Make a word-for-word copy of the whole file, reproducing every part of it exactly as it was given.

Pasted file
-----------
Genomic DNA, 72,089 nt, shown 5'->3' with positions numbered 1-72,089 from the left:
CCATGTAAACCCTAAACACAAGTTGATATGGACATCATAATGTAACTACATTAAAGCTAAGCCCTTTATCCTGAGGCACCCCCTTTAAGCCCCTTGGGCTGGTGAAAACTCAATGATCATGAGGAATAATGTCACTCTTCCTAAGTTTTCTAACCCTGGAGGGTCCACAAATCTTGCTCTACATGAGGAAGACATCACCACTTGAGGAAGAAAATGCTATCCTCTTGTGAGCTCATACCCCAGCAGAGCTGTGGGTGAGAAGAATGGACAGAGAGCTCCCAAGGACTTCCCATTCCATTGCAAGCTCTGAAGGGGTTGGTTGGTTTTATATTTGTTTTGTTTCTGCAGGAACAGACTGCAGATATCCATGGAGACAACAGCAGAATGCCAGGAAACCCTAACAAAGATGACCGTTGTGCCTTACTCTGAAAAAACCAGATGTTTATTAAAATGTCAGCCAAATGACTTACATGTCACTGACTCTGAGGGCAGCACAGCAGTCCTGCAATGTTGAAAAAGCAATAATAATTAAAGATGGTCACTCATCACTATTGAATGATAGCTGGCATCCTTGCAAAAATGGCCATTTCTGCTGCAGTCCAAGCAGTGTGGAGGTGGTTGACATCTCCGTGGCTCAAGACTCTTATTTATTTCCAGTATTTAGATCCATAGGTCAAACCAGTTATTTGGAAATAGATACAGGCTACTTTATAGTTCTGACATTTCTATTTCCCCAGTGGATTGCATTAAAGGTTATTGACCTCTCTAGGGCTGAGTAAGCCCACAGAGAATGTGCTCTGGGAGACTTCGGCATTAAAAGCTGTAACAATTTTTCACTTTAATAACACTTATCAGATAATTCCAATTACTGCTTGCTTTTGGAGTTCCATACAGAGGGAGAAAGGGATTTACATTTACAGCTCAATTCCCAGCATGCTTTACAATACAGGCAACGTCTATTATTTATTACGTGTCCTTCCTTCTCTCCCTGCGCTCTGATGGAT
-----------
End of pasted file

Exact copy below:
Genomic DNA, 72,089 nt, shown 5'->3' with positions numbered 1-72,089 from the left:
CCATGTAAACCCTAAACACAAGTTGATATGGACATCATAATGTAACTACATTAAAGCTAAGCCCTTTATCCTGAGGCACCCCCTTTAAGCCCCTTGGGCTGGTGAAAACTCAATGATCATGAGGAATAATGTCACTCTTCCTAAGTTTTCTAACCCTGGAGGGTCCACAAATCTTGCTCTACATGAGGAAGACATCACCACTTGAGGAAGAAAATGCTATCCTCTTGTGAGCTCATACCCCAGCAGAGCTGTGGGTGAGAAGAATGGACAGAGAGCTCCCAAGGACTTCCCATTCCATTGCAAGCTCTGAAGGGGTTGGTTGGTTTTATATTTGTTTTGTTTCTGCAGGAACAGACTGCAGATATCCATGGAGACAACAGCAGAATGCCAGGAAACCCTAACAAAGATGACCGTTGTGCCTTACTCTGAAAAAACCAGATGTTTATTAAAATGTCAGCCAAATGACTTACATGTCACTGACTCTGAGGGCAGCACAGCAGTCCTGCAATGTTGAAAAAGCAATAATAATTAAAGATGGTCACTCATCACTATTGAATGATAGCTGGCATCCTTGCAAAAATGGCCATTTCTGCTGCAGTCCAAGCAGTGTGGAGGTGGTTGACATCTCCGTGGCTCAAGACTCTTATTTATTTCCAGTATTTAGATCCATAGGTCAAACCAGTTATTTGGAAATAGATACAGGCTACTTTATAGTTCTGACATTTCTATTTCCCCAGTGGATTGCATTAAAGGTTATTGACCTCTCTAGGGCTGAGTAAGCCCACAGAGAATGTGCTCTGGGAGACTTCGGCATTAAAAGCTGTAACAATTTTTCACTTTAATAACACTTATCAGATAATTCCAATTACTGCTTGCTTTTGGAGTTCCATACAGAGGGAGAAAGGGATTTACATTTACAGCTCAATTCCCAGCATGCTTTACAATACAGGCAACGTCTATTATTTATTACGTGTCCTTCCTTCTCTCCCTGCGCTCTGATGGAT